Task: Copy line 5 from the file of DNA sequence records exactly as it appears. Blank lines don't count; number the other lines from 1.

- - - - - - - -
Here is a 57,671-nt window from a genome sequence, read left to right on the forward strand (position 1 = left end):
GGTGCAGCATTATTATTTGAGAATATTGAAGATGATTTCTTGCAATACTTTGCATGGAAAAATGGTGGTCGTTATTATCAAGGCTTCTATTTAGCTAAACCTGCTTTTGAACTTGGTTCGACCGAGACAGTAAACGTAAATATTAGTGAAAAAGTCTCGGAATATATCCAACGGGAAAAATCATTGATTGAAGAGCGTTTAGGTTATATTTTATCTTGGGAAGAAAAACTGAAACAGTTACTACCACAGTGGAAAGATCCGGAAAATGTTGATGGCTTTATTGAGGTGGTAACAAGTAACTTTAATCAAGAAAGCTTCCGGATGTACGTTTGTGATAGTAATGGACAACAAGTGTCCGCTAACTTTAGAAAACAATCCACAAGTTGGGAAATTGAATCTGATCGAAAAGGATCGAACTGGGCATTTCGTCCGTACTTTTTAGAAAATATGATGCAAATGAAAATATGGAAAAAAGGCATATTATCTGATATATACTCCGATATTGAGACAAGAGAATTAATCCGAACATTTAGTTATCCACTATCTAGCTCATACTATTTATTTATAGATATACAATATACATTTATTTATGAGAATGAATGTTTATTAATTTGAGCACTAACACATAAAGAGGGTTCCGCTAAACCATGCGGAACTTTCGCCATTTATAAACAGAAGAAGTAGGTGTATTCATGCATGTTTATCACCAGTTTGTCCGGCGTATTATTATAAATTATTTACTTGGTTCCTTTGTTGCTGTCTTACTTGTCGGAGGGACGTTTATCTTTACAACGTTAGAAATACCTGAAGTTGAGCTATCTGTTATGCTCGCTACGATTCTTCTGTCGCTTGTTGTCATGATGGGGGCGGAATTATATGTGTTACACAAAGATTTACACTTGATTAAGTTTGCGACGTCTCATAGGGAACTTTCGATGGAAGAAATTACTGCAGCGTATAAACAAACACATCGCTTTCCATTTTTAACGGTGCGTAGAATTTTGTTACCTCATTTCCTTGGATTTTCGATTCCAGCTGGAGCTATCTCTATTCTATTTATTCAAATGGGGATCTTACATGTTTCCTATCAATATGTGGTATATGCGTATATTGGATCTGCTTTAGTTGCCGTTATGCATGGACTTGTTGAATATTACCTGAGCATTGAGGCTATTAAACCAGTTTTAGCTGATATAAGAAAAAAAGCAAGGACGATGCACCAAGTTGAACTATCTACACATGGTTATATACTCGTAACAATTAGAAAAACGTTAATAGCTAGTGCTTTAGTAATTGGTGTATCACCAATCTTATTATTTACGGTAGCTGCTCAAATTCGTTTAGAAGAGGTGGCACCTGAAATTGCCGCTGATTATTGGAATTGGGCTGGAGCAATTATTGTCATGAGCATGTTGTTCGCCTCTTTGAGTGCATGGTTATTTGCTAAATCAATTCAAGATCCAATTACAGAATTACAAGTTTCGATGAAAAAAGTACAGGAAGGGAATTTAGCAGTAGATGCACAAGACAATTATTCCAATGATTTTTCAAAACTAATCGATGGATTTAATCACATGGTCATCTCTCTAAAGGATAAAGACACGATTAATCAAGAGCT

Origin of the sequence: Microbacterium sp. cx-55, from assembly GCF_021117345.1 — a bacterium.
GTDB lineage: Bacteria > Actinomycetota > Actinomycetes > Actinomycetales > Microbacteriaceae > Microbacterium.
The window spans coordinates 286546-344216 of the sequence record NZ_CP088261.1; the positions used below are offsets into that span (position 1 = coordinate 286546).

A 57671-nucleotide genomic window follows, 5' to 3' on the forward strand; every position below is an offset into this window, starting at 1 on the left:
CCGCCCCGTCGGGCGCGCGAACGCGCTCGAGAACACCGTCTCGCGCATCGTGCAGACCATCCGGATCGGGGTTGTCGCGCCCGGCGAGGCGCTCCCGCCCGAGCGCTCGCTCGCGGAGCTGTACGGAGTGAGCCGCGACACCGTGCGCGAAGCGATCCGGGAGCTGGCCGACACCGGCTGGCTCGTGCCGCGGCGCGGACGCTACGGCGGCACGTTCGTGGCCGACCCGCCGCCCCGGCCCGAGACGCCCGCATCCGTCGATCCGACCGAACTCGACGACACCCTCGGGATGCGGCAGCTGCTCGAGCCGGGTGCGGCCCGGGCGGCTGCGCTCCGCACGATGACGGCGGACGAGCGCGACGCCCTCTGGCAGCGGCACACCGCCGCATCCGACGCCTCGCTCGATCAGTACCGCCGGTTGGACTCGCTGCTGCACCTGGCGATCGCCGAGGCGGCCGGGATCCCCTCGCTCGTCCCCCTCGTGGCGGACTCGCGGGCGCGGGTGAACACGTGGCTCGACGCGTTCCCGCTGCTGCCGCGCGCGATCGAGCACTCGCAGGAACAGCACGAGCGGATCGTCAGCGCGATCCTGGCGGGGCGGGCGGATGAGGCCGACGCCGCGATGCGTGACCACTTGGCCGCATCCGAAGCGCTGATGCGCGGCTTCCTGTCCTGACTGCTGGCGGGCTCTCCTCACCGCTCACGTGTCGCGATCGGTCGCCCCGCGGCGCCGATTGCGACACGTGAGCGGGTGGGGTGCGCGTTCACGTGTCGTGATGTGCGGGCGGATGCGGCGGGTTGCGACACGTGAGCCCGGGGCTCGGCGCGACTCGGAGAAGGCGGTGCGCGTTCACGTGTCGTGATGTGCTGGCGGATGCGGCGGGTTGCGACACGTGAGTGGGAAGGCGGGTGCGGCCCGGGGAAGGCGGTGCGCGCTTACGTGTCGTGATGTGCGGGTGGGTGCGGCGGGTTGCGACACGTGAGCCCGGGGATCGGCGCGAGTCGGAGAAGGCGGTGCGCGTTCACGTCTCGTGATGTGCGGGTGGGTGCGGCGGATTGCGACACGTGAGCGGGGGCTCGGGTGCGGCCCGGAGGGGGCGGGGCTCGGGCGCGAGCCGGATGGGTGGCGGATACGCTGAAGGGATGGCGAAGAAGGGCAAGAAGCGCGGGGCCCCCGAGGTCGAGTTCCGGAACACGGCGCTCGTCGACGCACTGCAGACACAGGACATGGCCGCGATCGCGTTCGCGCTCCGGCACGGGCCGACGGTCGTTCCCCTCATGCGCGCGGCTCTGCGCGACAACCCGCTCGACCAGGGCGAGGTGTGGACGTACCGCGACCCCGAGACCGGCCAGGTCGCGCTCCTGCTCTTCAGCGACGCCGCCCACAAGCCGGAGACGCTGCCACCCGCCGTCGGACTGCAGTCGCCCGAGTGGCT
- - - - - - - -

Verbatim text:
The window spans coordinates 286546-344216 of the sequence record NZ_CP088261.1; the positions used below are offsets into that span (position 1 = coordinate 286546).